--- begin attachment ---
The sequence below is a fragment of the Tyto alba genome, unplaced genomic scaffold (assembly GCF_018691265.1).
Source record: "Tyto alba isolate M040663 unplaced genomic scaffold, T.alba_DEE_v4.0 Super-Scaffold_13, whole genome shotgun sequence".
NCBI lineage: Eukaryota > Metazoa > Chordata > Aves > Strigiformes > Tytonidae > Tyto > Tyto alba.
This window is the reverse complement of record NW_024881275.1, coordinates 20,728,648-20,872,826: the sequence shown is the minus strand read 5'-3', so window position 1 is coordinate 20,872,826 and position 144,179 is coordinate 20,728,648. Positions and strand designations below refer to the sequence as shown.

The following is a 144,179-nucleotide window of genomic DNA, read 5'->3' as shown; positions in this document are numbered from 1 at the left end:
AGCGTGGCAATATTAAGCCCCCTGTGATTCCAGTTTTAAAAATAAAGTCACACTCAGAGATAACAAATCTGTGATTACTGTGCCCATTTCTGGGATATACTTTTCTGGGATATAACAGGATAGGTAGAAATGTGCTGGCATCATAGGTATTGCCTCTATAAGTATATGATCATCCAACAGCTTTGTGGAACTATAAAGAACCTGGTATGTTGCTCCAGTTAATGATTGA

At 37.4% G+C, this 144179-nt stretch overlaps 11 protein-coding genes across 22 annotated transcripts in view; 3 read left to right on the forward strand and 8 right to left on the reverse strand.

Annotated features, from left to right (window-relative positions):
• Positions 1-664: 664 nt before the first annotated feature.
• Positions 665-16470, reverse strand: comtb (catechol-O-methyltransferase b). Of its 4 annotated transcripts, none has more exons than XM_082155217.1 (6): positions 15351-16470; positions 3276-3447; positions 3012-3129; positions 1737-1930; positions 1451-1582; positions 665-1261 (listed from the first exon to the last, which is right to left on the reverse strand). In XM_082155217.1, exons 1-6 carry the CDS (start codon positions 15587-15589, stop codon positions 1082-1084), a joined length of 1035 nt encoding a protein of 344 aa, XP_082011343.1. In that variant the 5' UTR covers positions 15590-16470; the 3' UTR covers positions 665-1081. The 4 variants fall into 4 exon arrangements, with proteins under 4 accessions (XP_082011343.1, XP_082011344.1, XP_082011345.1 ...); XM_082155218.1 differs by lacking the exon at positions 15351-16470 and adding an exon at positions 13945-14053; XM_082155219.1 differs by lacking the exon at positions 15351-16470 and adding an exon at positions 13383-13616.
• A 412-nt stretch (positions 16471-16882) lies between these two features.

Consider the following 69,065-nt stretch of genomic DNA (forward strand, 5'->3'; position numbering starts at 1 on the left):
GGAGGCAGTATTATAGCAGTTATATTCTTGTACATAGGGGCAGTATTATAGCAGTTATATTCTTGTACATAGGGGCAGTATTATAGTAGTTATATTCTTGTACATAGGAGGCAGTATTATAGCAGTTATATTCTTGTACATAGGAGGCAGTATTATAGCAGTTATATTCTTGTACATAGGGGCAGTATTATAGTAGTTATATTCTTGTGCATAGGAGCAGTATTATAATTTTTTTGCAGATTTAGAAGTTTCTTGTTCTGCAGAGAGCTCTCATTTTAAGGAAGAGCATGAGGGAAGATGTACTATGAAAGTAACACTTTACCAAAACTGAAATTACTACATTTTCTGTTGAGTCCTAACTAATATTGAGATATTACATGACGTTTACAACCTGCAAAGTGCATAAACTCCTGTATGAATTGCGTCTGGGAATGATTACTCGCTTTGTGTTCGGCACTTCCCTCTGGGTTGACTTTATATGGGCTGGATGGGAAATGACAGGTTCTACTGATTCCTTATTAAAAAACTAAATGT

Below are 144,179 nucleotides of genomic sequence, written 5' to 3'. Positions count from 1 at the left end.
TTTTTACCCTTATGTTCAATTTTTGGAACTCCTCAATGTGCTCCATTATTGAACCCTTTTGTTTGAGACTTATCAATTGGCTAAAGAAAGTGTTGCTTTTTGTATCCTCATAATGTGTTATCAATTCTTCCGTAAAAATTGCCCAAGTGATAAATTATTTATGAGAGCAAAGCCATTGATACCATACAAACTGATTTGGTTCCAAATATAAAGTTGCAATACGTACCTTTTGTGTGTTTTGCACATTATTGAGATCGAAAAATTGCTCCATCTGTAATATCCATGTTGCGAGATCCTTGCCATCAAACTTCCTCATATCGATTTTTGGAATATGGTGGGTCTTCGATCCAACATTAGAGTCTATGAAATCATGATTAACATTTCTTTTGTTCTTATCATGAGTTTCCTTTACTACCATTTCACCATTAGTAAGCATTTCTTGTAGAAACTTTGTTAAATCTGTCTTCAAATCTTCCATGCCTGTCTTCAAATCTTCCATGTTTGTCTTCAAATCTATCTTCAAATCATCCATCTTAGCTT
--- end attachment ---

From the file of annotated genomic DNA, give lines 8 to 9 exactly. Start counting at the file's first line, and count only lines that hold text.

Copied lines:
Annotated features, from left to right (window-relative positions):
• Positions 1-664: 664 nt before the first annotated feature.